In EV News: Lordstown in Trouble, Ford Hints at EV Pickup and More

On Tuesday, Lordstown Motors Corp. (NASDAQ: RIDE) filed an amended first-quarter report with the U.S. Securities and Exchange Commission (SEC). In the filing, Lordstown said that there is “substantial doubt regarding our ability to continue as a going concern” for another year. The company continues to expect to begin production of its all-electric Endurance pickup in September, according to a report in The Wall Street Journal.

Lordstown has run into cash problems. In its SEC filing, the company said it had cash and equivalents valued at around $587 million at the end of the March quarter. Lordstown also had an accumulated deficit of $259.7 million at the same time.

In April, Goldman Sachs cut its rating on Lordstown stock from Buy to Neutral and chopped its price target from $21 to $10. Tuesday’s filing pushed the shares down by more than 16% to close at $11.22, and Lordstown dropped another 10% early Wednesday to trade right around $10 per share.

Just one day after announcing its new hybrid Maverick small pickup, Ford Motor Co. (NYSE: F) hinted that it may be adding an all-electric model of the new truck. In response to a tweet from @Tweetermeyer, Ford communications manager Mike Levine replied with this photo:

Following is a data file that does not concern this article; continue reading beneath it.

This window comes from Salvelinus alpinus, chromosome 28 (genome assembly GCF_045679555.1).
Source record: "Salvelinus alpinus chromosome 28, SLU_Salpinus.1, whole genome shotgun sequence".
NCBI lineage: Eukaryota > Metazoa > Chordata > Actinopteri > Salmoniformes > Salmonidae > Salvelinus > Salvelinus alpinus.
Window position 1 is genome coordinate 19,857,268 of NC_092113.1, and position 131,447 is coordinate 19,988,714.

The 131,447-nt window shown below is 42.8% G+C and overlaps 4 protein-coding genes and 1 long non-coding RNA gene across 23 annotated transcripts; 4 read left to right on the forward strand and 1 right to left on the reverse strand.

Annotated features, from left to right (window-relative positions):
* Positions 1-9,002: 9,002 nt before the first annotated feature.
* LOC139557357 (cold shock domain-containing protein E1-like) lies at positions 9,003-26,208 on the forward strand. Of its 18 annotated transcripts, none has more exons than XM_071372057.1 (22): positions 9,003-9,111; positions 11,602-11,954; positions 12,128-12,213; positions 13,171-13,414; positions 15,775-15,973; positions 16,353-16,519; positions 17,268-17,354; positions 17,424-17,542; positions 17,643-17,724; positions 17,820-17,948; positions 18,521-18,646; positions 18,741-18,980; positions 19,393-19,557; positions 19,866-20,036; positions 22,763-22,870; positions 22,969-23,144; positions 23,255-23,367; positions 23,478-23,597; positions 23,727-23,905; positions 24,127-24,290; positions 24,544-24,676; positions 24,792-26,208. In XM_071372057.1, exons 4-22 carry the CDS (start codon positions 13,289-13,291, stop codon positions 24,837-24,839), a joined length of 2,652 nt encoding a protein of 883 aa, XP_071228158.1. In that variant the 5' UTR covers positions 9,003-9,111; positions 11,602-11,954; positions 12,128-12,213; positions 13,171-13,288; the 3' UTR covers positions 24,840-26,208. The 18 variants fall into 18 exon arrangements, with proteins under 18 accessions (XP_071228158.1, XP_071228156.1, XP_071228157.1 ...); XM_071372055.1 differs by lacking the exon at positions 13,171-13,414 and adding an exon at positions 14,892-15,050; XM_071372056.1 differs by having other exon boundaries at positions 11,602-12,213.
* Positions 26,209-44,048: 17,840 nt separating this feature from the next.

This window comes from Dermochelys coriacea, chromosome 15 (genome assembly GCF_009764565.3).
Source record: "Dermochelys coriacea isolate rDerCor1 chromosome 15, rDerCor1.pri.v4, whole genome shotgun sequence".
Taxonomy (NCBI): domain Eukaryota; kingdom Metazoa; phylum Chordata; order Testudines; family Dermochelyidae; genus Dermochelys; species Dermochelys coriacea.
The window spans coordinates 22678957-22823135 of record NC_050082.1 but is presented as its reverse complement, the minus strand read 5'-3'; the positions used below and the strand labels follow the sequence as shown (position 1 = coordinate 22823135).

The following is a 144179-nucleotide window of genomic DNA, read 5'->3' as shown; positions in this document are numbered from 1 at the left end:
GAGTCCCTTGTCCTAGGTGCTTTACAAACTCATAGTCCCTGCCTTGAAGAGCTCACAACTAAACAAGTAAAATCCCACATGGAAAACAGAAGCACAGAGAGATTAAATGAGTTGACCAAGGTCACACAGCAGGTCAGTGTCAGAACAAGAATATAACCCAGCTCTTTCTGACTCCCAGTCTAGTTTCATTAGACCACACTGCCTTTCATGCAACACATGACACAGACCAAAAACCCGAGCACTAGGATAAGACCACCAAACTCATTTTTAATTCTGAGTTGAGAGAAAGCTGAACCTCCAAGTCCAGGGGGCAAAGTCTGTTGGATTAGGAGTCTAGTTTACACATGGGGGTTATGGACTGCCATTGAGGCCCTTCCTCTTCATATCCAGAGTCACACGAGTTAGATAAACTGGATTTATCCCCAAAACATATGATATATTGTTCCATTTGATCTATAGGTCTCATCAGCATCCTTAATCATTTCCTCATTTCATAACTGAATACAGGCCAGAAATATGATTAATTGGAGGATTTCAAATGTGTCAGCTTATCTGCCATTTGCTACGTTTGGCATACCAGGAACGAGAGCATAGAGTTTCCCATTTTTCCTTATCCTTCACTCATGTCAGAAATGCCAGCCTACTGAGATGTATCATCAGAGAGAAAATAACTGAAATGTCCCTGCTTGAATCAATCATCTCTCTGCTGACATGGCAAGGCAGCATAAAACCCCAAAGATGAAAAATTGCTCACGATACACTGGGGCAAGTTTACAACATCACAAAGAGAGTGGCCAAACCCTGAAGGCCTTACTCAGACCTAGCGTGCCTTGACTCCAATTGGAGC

That outline doesn’t exactly specify that a Maverick EV is coming, but it probably makes the most sense. The new F-150 Lightning EV has a base price of just under $40,000, twice the price of the entry-level Maverick. If Ford can get the price of a Maverick EV close to $30,000, a federal subsidy of $10,000 or $12,500 slices the price right down to the price of hybrid Maverick.

If (and it’s a big if) Ford can deliver on something like this, Lordstown won’t be the only pickup EV company in trouble.

Last November, Norwegian fertilizer company Yara Norge took delivery of the world’s first net-zero, battery-powered autonomous container ship. The ship is still being outfitted in the port city of Horten and is expected to begin autonomous operation late this year. The ship won’t operate fully autonomously for at least two more years, according to a report at Electrek.

The Yara Birkeland, as the ship is called, has a cargo capacity of 120 twenty-foot equivalent units (TEUs) and a maximum speed of 13 knots (about 15 mph). The world’s largest container ship, the HMM Algeciras, has a capacity of 23,964 TEUs and a top speed of around 26 mph.

While Tesla Inc. (NASDAQ: TSLA) has kept a low profile for the past couple of days, another Elon Musk company had a grand opening Tuesday. The Boring Company’s Las Vegas Convention Center (LVCC) Loop opened for business. The 1.7-mile tunnel connects the new LVCC West hall with the three existing halls.

For now, the Tesla vehicles operating in the LVCC Loop will have drivers and be restricted to a top speed of 35 mph.

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